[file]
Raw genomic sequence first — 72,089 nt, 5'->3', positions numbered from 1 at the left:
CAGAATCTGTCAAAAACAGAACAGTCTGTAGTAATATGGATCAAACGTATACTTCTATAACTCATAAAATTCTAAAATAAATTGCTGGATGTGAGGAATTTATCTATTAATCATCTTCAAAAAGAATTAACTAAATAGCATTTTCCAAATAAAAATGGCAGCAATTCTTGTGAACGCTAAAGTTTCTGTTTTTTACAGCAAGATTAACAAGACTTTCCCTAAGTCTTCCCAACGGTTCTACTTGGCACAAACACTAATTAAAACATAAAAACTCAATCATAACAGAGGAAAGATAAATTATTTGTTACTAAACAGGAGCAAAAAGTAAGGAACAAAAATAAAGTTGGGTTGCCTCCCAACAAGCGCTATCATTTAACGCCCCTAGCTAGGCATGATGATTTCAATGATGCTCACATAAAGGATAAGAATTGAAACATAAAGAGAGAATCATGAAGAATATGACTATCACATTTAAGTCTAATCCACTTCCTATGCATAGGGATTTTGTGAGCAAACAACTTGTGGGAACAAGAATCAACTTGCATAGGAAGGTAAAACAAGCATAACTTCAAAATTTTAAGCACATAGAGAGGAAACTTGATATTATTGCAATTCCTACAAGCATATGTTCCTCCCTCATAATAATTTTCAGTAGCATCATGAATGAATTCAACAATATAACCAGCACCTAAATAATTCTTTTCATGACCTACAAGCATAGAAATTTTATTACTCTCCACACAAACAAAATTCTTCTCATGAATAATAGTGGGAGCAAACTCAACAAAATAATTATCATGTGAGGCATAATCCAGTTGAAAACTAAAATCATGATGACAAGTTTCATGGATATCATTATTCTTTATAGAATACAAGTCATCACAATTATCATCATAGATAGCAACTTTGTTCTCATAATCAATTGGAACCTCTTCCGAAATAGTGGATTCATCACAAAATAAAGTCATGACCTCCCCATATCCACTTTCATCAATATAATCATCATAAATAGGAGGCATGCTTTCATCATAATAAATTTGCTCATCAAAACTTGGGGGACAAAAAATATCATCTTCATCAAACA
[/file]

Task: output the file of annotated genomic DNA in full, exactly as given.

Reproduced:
Raw genomic sequence first — 72,089 nt, 5'->3', positions numbered from 1 at the left:
CAGAATCTGTCAAAAACAGAACAGTCTGTAGTAATATGGATCAAACGTATACTTCTATAACTCATAAAATTCTAAAATAAATTGCTGGATGTGAGGAATTTATCTATTAATCATCTTCAAAAAGAATTAACTAAATAGCATTTTCCAAATAAAAATGGCAGCAATTCTTGTGAACGCTAAAGTTTCTGTTTTTTACAGCAAGATTAACAAGACTTTCCCTAAGTCTTCCCAACGGTTCTACTTGGCACAAACACTAATTAAAACATAAAAACTCAATCATAACAGAGGAAAGATAAATTATTTGTTACTAAACAGGAGCAAAAAGTAAGGAACAAAAATAAAGTTGGGTTGCCTCCCAACAAGCGCTATCATTTAACGCCCCTAGCTAGGCATGATGATTTCAATGATGCTCACATAAAGGATAAGAATTGAAACATAAAGAGAGAATCATGAAGAATATGACTATCACATTTAAGTCTAATCCACTTCCTATGCATAGGGATTTTGTGAGCAAACAACTTGTGGGAACAAGAATCAACTTGCATAGGAAGGTAAAACAAGCATAACTTCAAAATTTTAAGCACATAGAGAGGAAACTTGATATTATTGCAATTCCTACAAGCATATGTTCCTCCCTCATAATAATTTTCAGTAGCATCATGAATGAATTCAACAATATAACCAGCACCTAAATAATTCTTTTCATGACCTACAAGCATAGAAATTTTATTACTCTCCACACAAACAAAATTCTTCTCATGAATAATAGTGGGAGCAAACTCAACAAAATAATTATCATGTGAGGCATAATCCAGTTGAAAACTAAAATCATGATGACAAGTTTCATGGATATCATTATTCTTTATAGAATACAAGTCATCACAATTATCATCATAGATAGCAACTTTGTTCTCATAATCAATTGGAACCTCTTCCGAAATAGTGGATTCATCACAAAATAAAGTCATGACCTCCCCATATCCACTTTCATCAATATAATCATCATAAATAGGAGGCATGCTTTCATCATAATAAATTTGCTCATCAAAACTTGGGGGACAAAAAATATCATCTTCATCAAACA